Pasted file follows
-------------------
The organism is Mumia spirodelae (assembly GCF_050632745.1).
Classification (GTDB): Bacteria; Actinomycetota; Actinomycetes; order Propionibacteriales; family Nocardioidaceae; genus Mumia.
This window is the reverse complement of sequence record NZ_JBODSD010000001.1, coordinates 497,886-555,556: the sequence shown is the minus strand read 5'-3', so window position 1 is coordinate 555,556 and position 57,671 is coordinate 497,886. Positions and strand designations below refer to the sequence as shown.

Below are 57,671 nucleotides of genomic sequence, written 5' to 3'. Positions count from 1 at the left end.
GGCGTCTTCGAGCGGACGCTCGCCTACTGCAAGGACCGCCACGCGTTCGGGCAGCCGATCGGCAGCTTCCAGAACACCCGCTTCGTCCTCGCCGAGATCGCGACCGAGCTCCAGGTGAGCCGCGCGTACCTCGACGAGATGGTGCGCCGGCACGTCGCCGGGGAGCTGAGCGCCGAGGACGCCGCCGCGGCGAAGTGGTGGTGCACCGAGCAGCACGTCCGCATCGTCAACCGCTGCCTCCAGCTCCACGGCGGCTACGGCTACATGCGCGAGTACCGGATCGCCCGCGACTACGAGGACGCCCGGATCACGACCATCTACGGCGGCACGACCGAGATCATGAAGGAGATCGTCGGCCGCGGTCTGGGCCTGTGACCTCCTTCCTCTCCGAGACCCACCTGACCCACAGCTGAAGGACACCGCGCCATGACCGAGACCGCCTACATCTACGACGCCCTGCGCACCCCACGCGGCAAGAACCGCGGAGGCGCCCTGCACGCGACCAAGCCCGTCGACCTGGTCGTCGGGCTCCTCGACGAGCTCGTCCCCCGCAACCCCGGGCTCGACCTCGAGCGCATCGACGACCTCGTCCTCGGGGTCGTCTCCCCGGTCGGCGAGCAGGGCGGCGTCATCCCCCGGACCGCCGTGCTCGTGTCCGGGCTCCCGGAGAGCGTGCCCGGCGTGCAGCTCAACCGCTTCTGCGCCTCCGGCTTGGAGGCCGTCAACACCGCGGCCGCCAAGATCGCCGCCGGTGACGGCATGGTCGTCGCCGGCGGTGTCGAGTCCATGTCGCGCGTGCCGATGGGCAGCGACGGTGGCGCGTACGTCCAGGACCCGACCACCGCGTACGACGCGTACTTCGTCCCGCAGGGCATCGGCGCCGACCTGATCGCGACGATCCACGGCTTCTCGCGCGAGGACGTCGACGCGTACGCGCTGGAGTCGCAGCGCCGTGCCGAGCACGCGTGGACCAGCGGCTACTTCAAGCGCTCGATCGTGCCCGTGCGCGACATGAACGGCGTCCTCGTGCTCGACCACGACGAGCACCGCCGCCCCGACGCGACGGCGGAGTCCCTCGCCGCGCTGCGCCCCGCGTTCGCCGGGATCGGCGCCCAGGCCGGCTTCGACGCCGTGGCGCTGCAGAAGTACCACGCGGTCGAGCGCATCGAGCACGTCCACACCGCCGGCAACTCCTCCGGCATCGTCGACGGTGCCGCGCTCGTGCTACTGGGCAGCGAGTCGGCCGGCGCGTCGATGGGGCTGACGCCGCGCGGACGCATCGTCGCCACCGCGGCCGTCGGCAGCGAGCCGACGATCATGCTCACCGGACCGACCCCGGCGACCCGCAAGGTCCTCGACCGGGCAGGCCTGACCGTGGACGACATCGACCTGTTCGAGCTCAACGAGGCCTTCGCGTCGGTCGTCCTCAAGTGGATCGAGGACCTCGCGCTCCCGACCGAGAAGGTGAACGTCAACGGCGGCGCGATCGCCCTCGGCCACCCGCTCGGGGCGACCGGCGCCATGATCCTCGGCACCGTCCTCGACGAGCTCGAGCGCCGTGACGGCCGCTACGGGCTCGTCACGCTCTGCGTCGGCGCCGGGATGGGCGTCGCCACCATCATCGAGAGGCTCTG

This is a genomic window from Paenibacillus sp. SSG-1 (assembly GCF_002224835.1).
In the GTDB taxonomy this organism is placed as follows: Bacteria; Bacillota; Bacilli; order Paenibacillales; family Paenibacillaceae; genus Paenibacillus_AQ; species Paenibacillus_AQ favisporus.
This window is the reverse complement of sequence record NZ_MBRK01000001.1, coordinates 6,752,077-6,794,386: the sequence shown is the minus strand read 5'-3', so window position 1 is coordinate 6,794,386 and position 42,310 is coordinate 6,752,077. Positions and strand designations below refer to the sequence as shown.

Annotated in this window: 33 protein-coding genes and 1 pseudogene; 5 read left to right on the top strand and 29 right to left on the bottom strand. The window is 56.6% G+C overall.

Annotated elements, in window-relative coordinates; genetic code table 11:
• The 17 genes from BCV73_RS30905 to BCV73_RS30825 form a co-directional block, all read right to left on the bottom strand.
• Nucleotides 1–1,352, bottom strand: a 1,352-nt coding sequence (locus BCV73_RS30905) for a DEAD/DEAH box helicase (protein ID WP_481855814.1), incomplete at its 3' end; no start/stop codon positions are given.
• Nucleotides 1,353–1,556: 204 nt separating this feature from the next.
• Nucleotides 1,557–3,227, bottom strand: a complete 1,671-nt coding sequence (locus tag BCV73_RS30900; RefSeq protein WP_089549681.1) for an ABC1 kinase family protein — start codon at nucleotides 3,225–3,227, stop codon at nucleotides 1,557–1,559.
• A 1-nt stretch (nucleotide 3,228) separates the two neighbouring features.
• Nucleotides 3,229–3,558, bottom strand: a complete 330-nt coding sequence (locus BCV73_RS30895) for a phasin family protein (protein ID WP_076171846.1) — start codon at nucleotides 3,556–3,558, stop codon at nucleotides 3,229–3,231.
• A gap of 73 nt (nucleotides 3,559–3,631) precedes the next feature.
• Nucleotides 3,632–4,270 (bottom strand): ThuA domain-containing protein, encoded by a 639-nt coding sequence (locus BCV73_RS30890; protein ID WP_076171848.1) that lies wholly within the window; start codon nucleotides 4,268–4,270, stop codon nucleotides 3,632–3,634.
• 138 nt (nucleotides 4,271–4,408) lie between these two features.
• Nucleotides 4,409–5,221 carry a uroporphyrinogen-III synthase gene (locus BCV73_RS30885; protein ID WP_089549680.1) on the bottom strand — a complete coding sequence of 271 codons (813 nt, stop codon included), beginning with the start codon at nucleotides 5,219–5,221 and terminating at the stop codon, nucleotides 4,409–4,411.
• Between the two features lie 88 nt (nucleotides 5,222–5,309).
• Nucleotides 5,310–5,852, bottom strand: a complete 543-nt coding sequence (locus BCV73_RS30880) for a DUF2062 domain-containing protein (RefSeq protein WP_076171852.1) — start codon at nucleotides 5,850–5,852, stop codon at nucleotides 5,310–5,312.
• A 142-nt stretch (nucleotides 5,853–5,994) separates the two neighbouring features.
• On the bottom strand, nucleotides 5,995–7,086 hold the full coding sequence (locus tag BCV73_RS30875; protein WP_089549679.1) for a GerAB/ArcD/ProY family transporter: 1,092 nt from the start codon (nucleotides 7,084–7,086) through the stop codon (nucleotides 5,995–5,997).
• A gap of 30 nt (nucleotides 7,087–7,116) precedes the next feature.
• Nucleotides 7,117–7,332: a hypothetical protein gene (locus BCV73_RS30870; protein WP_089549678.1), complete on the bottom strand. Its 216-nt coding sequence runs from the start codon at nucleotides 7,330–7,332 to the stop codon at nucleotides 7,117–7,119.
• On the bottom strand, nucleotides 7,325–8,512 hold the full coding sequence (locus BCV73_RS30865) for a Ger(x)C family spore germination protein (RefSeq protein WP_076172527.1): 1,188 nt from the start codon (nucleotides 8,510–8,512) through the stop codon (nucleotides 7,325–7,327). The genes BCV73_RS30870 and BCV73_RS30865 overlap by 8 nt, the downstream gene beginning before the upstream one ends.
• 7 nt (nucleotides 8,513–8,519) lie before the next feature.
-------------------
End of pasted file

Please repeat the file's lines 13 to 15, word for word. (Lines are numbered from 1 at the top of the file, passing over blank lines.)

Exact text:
• Nucleotides 1,353–1,556: 204 nt separating this feature from the next.
• Nucleotides 1,557–3,227, bottom strand: a complete 1,671-nt coding sequence (locus tag BCV73_RS30900; RefSeq protein WP_089549681.1) for an ABC1 kinase family protein — start codon at nucleotides 3,225–3,227, stop codon at nucleotides 1,557–1,559.
• A 1-nt stretch (nucleotide 3,228) separates the two neighbouring features.